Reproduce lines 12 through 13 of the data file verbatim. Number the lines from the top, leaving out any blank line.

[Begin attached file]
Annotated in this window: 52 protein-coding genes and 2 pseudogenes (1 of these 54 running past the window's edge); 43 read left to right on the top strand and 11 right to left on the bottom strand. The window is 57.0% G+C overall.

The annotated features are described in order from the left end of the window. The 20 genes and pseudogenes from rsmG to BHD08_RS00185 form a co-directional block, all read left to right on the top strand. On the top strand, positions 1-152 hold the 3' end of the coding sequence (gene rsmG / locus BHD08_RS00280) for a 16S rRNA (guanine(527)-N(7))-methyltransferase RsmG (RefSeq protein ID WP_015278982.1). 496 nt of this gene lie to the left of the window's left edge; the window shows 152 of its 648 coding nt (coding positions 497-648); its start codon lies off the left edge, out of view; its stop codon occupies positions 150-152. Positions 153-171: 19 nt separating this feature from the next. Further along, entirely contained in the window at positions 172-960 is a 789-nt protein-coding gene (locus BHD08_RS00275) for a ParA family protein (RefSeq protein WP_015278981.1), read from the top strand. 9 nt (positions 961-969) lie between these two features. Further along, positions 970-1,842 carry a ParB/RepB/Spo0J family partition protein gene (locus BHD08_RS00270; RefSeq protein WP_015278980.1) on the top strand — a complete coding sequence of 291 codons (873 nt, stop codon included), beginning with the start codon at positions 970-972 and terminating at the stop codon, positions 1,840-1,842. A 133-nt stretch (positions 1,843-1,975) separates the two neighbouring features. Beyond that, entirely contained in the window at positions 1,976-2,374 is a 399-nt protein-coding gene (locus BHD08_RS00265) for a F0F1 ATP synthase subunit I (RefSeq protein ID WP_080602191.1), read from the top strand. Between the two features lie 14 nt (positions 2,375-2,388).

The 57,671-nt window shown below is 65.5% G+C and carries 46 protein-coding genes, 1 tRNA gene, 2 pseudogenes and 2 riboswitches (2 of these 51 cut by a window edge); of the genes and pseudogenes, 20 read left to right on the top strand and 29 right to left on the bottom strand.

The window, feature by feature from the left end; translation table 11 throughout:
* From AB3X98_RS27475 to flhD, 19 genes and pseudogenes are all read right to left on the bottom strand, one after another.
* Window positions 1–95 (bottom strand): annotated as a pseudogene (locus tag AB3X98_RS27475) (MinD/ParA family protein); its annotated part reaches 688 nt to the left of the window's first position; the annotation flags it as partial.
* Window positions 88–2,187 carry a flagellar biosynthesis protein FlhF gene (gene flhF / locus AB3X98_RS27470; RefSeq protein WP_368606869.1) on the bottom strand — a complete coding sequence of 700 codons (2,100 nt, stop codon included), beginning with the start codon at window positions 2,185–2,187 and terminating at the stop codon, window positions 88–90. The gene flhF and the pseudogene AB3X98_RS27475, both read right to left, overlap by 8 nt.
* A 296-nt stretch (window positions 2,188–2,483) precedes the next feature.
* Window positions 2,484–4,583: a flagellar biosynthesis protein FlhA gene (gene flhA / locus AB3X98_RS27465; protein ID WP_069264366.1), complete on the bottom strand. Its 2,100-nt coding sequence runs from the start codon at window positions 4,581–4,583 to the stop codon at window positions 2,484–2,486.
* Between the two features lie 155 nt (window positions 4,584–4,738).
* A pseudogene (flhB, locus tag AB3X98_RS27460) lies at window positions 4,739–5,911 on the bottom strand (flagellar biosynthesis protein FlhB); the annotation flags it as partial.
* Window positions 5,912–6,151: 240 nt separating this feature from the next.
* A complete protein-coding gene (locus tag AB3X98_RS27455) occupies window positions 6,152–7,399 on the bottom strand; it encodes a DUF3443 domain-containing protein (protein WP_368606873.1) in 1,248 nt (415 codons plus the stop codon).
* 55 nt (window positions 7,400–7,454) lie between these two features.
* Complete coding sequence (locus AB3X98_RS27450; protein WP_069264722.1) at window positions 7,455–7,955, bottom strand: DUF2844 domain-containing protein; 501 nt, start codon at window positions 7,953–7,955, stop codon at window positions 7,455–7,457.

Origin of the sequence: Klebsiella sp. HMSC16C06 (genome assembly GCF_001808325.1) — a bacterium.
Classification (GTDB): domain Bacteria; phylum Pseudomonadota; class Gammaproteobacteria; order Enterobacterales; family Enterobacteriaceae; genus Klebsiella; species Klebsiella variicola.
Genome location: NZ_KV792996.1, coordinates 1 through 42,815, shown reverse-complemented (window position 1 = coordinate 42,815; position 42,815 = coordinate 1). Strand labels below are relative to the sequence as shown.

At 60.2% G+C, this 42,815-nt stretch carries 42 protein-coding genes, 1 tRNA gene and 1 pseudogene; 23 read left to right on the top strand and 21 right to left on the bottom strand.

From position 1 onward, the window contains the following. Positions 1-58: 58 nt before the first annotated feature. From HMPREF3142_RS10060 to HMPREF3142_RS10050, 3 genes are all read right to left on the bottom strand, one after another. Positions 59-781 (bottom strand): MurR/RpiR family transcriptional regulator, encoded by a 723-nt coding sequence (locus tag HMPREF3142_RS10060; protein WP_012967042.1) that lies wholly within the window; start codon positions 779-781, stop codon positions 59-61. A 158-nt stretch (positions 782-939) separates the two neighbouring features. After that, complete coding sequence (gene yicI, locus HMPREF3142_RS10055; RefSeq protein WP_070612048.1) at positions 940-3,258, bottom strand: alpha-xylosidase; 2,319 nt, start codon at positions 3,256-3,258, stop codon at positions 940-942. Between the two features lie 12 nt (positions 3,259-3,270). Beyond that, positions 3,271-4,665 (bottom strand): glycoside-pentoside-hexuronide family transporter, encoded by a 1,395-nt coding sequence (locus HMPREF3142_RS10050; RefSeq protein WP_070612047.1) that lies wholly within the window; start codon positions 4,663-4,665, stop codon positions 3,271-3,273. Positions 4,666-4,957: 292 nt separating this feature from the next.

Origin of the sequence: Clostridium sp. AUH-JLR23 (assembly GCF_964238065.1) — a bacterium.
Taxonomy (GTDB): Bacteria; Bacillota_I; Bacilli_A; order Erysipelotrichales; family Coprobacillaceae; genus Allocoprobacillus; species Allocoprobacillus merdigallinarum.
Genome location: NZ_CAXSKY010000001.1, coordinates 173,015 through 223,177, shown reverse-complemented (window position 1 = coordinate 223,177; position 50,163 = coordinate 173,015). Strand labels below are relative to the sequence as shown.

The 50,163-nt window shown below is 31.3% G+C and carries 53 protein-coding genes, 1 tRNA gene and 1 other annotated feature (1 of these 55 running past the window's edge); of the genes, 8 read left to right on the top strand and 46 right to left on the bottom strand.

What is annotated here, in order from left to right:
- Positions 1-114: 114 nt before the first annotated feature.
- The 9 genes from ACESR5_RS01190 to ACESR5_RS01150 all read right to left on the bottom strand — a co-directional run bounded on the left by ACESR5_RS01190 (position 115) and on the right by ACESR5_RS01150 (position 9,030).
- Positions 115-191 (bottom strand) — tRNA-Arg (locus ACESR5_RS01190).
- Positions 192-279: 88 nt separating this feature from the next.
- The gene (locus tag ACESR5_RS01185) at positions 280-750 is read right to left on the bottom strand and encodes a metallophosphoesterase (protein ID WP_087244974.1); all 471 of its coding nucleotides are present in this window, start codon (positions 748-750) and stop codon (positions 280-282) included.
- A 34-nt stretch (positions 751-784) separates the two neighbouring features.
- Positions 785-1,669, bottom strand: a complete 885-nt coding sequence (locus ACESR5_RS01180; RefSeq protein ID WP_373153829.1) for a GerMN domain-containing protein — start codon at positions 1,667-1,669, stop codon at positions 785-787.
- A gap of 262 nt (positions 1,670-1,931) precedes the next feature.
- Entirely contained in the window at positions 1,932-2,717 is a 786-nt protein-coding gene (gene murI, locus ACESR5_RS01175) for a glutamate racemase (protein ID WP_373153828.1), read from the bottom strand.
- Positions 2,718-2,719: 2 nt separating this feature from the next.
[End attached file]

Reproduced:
* Window positions 5,912–6,151: 240 nt separating this feature from the next.
* A complete protein-coding gene (locus tag AB3X98_RS27455) occupies window positions 6,152–7,399 on the bottom strand; it encodes a DUF3443 domain-containing protein (protein WP_368606873.1) in 1,248 nt (415 codons plus the stop codon).